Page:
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Diane Carey's by-the-numbers adaptation of the VOYAGER series finale

By Chris Wyatt     October 01, 2001

The Voyager journey comes to an end (thank God) in the novelization of the series finale, ENDGAME.
© 2001 Pocket Books
It took seven years, but at long last the journey of the starship Voyager came to an end this past May in the series' final episode, "Endgame," and Carey's novelization is almost completely faithful to the story and dialogue of that episode. It's nice to see some of VOYAGER's crispest lines of dialogue transcribed to the page, but it's the words that Carey puts between those lines that makes the novelization such a poor effort.

The story begins ten years after the starship Voyager arrived back on Earth. The return home required far too many sacrifices; it took twenty plus years out of the lives of each and every hand on the ship; it robbed Tuvok of his mental health; and worst of all, it ended the lives of two of Janeway's closest comrades.

Janeway's glad to finally be back on Earth, but she feels that the costs to the crew during the last legs of the journey were too high. She's identified a period in the Voyager's history when they would have had a good chance to get home had they only known then what she knows now. If Janeway can succeed in informing her past self, she knows that she can get everyone back safely after only a seven year journey. Janeway soon sets out on a perilous mission to travel back in time and space and rescue her crew or rather, rescue them again, but in a better way.

The presumed rationale behind novelizing a TV show is to give fans of the series a chance to take a deeper look at their favorite stories. The novel format allows readers to explore characters' thought processes in a way that can't be shown visually. It also has the ability to spend time on details that passed by too quickly on the screen. It can even broaden special effects scenes, expanding them beyond the scope of what could be achieved on a TV budget. The best adaptations do all of these things. ENDGAME, however, does none of them, making it an utterly pointless book.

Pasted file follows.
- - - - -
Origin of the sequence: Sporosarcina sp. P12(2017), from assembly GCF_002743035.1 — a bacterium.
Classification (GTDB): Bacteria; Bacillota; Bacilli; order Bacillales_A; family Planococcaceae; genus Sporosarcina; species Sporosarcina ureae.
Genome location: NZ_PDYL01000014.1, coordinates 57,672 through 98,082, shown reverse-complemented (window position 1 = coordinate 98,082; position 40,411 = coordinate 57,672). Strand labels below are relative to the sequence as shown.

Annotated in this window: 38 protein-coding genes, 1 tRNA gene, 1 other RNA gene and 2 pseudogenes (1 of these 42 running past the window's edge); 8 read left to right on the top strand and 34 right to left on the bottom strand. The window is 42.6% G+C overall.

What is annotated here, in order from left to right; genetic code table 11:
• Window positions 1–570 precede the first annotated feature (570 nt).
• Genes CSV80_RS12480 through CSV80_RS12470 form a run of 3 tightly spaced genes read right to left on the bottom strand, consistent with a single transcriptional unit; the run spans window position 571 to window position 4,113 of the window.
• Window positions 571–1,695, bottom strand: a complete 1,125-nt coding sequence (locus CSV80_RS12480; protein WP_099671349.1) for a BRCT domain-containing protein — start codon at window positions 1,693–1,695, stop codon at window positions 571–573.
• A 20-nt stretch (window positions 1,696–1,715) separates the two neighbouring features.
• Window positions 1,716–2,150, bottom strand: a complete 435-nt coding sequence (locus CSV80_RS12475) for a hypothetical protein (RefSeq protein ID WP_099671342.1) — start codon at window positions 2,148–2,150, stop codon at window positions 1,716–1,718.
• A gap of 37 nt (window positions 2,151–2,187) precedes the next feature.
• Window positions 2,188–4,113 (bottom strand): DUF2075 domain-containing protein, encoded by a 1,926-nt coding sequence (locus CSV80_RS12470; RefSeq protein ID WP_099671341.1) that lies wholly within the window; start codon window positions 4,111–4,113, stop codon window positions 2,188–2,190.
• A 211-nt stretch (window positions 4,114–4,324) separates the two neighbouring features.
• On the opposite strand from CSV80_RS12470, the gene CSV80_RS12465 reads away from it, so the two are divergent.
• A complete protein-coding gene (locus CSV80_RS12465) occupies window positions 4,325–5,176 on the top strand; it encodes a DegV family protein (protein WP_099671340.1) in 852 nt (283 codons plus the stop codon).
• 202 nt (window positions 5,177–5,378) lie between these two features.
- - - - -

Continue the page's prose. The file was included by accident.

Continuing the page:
In fact, characters that shined in the TV version come off flat. The greatest example of this is Tuvok. Tim Russ' excellent performance as the mentally disturbed future Vulcan was convincingly manic on-screen. Carey's writing doesn't even try to capture that spark of obsessive flair, instead choosing to report the events like a disenchanted newspaper columnist.

During the course of the plot, the novel is written from many different character's points-of-view. But remarkably, all of them seem identical, as if every person in the book spoke with the same narrative voice.

Ultimately, this book can only be recommended to hardcore VOYAGER fans...and maybe not even to them. Just stick the tape back in the VCR and save yourself some time.


Grade: D

Author(s): Diane Carey

Publisher: Pocket Books

Price: $12.00



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